"It did not really matter what we expected from life, but rather what life expected from us. We needed to stop asking about the meaning of life, and instead to think of ourselves as those who were being questioned by life—daily and hourly. Our answer must consist, not in talk and meditation, but in right action and in right conduct. Life ultimately means taking the responsibility to find the right answer to its problems and to fulfill the tasks which it constantly sets for each individual."

 

en.wikipedia.org/wiki/Viktor_Frankl

Viktor Emil Frankl, M.D., Ph.D., (March 26, 1905 - September 2, 1997) was an Austrian neurologist and psychiatrist as well as a Holocaust survivor. Frankl was the founder of logotherapy. His book Man's Search for Meaning (first published in 1946) chronicles his experiences as a concentration camp inmate and describes his psychotherapeutic method of finding meaning in all forms of existence, even the most sordid ones, and thus a reason to continue living.

 

Frankl was born in Vienna into a Jewish family of civil servants. He studied medicine at the University of Vienna and later specialized in neurology and psychiatry, concentrating on the topics of depression and suicide. He had personal contact with Sigmund Freud and Alfred Adler. He offered a special program to counsel students during the time they were to receive their grades. During his tenure, not a single Viennese student committed suicide.

 

From 1933 to 1937 he headed the so-called Selbstmörderpavillon, or "suicide pavilion", of the General Hospital in Vienna. Here, he treated over 30,000 women prone to suicide. Yet, starting in 1938, he was prohibited from treating Aryan patients due to his Jewish ethnicity. He moved into private practice until starting work in 1940 at the Rothschild Hospital, where he headed its neurological department, and practiced as a brain surgeon. This hospital, at the time, was the only one in Vienna in which Jews were still admitted. Several times, his medical opinions saved patients from being euthanized via the Nazi euthanasia program. In December 1941 he married Tilly Grosser.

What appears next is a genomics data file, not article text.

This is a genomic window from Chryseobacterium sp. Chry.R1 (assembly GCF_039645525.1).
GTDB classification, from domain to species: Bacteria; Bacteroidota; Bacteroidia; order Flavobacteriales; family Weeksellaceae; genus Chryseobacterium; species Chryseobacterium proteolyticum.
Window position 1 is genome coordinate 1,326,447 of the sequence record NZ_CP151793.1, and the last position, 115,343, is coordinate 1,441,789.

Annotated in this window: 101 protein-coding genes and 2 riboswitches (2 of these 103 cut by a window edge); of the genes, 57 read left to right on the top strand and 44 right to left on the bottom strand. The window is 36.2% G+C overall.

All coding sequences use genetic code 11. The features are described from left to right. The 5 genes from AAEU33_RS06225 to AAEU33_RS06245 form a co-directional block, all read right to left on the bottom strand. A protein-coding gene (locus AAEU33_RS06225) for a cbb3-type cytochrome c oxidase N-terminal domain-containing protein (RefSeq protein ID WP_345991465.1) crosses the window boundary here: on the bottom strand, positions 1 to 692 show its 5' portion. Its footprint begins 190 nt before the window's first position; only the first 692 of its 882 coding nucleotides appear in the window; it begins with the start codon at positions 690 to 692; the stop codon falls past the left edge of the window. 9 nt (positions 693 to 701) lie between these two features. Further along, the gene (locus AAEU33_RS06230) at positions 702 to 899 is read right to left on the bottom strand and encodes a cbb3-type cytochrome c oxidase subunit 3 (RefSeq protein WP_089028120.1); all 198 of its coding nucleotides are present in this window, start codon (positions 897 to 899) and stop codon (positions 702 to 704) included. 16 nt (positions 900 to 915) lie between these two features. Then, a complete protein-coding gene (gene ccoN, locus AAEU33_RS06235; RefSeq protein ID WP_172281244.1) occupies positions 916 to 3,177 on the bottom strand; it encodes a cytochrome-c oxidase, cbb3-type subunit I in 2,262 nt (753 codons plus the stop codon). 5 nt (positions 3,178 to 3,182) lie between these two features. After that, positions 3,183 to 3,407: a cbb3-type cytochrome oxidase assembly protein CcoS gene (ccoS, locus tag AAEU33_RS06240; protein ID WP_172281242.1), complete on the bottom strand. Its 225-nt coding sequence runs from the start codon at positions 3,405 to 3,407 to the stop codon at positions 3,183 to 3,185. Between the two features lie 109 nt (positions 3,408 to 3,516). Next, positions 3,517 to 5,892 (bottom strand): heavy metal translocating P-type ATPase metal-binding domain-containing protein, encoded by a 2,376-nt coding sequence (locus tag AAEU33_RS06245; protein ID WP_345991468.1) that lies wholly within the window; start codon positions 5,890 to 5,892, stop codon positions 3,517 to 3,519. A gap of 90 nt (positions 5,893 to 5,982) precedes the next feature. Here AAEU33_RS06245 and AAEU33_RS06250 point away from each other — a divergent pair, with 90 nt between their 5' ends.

On September 25, 1942 he, along with his wife and his parents were deported to the Theresienstadt concentration camp. Though assigned to ordinary labor details until the last few weeks of the war, Frankl tried to cure fellow prisoners from despondency and prevent suicide. He worked in the psychiatric care ward, headed the neurological clinic in block B IV, established and maintained a camp service of psychic hygiene and mental care for sick and those who were weary of life. Since it was forbidden to actively intervene in a suicide attempt, such activity had to be both preventative and clandestine.

 

In October 1944, he was transported to Auschwitz, and some days later to Türkheim, a concentration camp not far from Dachau. Meanwhile, his wife had been transferred to the Bergen-Belsen concentration camp, where she died; his father and mother had been sent to Auschwitz from Theresienstadt and died there as well. On April 27, 1945, Frankl was liberated by the Americans. Among his immediate relatives, the only survivor was his sister, who had escaped by emigrating to Australia.

 

It was due to his and others' suffering in these camps that he came to his hallmark conclusion that even in the most absurd, painful and dehumanized situation, life has potential meaning and that therefore even suffering is meaningful. This conclusion served as a strong basis for Frankl's logotherapy.

 

Liberated after three years of life in concentration camps, he returned to Vienna. During 1945 he wrote his world-famous book titled ...trotzdem ja zum Leben sagen (Ein Psychologe erlebt das Konzentrationslager) (literally: "...saying yes to life in spite of everything; A Psychologist Experiences the Concentration Camp)", known in English by the title Man's Search for Meaning.

 

 

 

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Taken on August 1, 2008